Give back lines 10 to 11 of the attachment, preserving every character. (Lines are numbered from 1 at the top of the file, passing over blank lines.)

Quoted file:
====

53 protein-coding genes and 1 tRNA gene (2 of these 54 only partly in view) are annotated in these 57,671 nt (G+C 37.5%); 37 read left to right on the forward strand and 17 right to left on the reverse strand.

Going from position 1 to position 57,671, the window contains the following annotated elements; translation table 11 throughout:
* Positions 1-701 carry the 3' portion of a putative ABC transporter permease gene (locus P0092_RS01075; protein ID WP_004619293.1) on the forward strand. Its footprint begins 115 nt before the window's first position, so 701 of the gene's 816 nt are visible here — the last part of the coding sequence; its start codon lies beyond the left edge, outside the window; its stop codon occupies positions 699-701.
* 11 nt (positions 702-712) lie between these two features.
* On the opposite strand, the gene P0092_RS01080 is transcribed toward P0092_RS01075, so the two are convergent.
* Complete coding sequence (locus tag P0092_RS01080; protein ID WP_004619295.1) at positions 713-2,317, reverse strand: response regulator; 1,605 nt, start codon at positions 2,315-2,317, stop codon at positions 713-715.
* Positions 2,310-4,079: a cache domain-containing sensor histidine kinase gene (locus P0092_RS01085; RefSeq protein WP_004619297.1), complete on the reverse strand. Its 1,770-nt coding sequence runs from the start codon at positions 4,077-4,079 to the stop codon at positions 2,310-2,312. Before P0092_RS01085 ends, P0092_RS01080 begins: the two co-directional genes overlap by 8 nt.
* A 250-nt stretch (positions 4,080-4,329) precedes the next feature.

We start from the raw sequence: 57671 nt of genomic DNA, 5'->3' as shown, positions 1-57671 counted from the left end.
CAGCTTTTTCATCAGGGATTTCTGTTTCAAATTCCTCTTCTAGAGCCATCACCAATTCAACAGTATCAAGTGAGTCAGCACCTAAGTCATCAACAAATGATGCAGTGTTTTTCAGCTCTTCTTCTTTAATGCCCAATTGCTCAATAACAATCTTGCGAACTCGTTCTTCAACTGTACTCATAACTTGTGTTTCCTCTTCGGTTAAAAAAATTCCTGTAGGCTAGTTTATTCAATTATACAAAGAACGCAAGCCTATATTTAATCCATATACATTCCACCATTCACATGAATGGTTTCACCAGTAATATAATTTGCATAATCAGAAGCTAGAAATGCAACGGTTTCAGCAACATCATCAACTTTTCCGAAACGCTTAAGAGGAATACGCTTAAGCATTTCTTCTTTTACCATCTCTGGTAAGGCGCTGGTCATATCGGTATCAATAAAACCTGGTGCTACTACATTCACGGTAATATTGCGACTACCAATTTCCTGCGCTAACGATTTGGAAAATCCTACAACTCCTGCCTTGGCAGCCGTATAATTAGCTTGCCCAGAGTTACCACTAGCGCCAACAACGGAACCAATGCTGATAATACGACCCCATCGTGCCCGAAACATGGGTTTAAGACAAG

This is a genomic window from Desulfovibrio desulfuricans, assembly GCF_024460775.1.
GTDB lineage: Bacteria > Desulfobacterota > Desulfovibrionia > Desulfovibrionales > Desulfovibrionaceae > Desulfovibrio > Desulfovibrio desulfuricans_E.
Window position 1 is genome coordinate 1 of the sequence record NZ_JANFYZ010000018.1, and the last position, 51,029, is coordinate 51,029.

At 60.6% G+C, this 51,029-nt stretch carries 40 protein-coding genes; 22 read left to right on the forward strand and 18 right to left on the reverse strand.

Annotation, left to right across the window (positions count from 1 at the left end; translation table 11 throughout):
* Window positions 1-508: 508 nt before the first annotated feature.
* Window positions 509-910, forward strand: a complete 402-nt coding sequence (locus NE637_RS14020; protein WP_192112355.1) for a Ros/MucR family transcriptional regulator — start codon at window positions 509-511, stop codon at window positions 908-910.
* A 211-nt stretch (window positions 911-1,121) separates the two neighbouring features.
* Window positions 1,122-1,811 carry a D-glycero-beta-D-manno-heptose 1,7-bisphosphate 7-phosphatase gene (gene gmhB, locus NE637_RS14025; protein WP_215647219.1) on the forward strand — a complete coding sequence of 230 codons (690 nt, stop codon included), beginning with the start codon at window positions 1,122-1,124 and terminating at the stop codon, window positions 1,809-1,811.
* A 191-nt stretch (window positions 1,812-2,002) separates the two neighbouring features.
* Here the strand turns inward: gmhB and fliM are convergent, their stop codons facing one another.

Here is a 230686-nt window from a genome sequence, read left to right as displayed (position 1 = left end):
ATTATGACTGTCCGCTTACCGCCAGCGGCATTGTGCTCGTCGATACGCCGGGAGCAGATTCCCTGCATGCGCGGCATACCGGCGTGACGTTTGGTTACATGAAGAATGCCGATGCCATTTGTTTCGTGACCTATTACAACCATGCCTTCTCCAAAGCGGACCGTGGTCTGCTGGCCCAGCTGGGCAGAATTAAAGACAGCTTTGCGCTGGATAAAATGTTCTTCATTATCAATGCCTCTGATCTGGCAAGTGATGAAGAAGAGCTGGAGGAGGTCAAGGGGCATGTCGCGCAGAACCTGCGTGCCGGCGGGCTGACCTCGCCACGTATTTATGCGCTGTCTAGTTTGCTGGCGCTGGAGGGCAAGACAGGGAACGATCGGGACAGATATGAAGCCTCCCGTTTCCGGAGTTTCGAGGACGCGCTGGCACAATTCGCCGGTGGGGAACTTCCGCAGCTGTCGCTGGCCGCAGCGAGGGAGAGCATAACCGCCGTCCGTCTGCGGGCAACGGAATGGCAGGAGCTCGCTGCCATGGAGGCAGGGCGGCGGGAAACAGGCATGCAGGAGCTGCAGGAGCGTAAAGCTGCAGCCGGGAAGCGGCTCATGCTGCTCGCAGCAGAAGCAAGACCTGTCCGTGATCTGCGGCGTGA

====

CAGCTTTTTCATCAGGGATTTCTGTTTCAAATTCCTCTTCTAGAGCCATCACCAATTCAACAGTATCAAGTGAGTCAGCACCTAAGTCATCAACAAATGATGCAGTGTTTTTCAGCTCTTCTTCTTTAATGCCCAATTGCTCAATAACAATCTTGCGAACTCGTTCTTCAACTGTACTCATAACTTGTGTTTCCTCTTCGGTTAAAAAAATTCCTGTAGGCTAGTTTATTCAATTATACAAAGAACGCAAGCCTATATTTAATCCATATACATTCCACCATTCACATGAATGGTTTCACCAGTAATATAATTTGCATAATCAGAAGCTAGAAATGCAACGGTTTCAGCAACATCATCAACTTTTCCGAAACGCTTAAGAGGAATACGCTTAAGCATTTCTTCTTTTACCATCTCTGGTAAGGCGCTGGTCATATCGGTATCAATAAAACCTGGTGCTACTACATTCACGGTAATATTGCGACTACCAATTTCCTGCGCTAACGATTTGGAAAATCCTACAACTCCTGCCTTGGCAGCCGTATAATTAGCTTGCCCAGAGTTACCACTAGCGCCAACAACGGAACCAATGCTGATAATACGACCCCATCGTGCCCGAAACATGGGTTTAAGACAAG

This is a genomic window from Desulfovibrio desulfuricans, assembly GCF_024460775.1.